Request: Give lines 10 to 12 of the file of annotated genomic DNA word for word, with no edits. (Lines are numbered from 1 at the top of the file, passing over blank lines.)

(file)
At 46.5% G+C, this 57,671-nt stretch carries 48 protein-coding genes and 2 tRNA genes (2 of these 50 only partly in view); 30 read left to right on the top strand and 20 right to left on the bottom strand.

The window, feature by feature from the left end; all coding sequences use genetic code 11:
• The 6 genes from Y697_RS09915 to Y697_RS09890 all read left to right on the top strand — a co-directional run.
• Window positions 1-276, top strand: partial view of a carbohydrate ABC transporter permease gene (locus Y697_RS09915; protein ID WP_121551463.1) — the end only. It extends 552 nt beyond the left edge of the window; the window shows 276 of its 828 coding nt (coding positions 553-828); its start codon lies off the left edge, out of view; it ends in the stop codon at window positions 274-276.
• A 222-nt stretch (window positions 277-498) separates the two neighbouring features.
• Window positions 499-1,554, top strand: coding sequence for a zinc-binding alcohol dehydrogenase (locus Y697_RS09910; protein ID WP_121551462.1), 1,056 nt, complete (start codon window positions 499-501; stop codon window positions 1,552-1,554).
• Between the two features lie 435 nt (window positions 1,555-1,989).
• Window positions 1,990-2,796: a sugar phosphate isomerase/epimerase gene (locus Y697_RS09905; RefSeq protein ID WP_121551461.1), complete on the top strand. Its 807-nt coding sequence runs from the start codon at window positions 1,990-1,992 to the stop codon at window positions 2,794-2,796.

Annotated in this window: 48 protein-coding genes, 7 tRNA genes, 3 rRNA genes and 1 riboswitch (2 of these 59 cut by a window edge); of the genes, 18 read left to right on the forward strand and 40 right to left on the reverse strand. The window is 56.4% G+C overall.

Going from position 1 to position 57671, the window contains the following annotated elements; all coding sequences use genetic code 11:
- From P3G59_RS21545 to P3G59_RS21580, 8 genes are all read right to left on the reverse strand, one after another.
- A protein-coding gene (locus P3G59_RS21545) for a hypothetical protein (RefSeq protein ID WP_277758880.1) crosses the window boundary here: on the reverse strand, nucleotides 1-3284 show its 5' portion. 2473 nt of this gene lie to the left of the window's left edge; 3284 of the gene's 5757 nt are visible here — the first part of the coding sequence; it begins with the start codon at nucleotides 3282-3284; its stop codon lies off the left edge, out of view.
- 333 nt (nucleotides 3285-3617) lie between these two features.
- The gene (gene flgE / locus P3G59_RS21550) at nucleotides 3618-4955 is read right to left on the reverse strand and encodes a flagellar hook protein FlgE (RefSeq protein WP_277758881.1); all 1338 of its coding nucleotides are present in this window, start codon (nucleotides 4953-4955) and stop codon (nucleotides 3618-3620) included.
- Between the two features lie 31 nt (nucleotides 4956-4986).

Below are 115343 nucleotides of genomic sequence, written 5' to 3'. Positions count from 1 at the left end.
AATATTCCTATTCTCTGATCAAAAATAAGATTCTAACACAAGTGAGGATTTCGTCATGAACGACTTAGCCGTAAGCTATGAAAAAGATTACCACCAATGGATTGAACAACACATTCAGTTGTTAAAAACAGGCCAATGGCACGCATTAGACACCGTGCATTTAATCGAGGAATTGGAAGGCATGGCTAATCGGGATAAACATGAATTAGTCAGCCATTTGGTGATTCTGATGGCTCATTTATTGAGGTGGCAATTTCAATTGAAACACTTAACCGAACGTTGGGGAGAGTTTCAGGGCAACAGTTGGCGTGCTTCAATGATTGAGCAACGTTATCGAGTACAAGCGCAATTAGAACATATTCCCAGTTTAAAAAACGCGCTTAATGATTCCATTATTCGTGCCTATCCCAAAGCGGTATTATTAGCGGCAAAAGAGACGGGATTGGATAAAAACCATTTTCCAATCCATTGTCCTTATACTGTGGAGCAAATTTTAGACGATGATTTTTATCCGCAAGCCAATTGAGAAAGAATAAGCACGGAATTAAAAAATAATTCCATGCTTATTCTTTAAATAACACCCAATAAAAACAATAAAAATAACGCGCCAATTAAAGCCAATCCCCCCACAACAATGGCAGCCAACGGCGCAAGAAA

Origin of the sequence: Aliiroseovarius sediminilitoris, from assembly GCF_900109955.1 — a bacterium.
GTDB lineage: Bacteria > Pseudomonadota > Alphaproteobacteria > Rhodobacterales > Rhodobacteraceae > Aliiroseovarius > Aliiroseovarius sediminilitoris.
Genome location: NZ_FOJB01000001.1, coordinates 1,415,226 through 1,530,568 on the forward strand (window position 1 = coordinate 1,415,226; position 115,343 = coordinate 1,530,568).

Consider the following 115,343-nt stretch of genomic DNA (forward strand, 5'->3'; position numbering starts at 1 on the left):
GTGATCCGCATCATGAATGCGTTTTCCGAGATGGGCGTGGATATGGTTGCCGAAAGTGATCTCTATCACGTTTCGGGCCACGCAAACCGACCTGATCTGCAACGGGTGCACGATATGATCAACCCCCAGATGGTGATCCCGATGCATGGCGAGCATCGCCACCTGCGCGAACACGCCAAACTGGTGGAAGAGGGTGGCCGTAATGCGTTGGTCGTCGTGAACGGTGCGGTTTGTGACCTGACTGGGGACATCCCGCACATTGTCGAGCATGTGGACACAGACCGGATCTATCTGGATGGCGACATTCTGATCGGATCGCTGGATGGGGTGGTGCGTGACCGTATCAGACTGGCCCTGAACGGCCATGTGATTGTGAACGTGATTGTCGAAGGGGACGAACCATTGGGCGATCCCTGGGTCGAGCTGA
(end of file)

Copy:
Going from position 1 to position 57671, the window contains the following annotated elements; all coding sequences use genetic code 11:
- From P3G59_RS21545 to P3G59_RS21580, 8 genes are all read right to left on the reverse strand, one after another.
- A protein-coding gene (locus P3G59_RS21545) for a hypothetical protein (RefSeq protein ID WP_277758880.1) crosses the window boundary here: on the reverse strand, nucleotides 1-3284 show its 5' portion. 2473 nt of this gene lie to the left of the window's left edge; 3284 of the gene's 5757 nt are visible here — the first part of the coding sequence; it begins with the start codon at nucleotides 3282-3284; its stop codon lies off the left edge, out of view.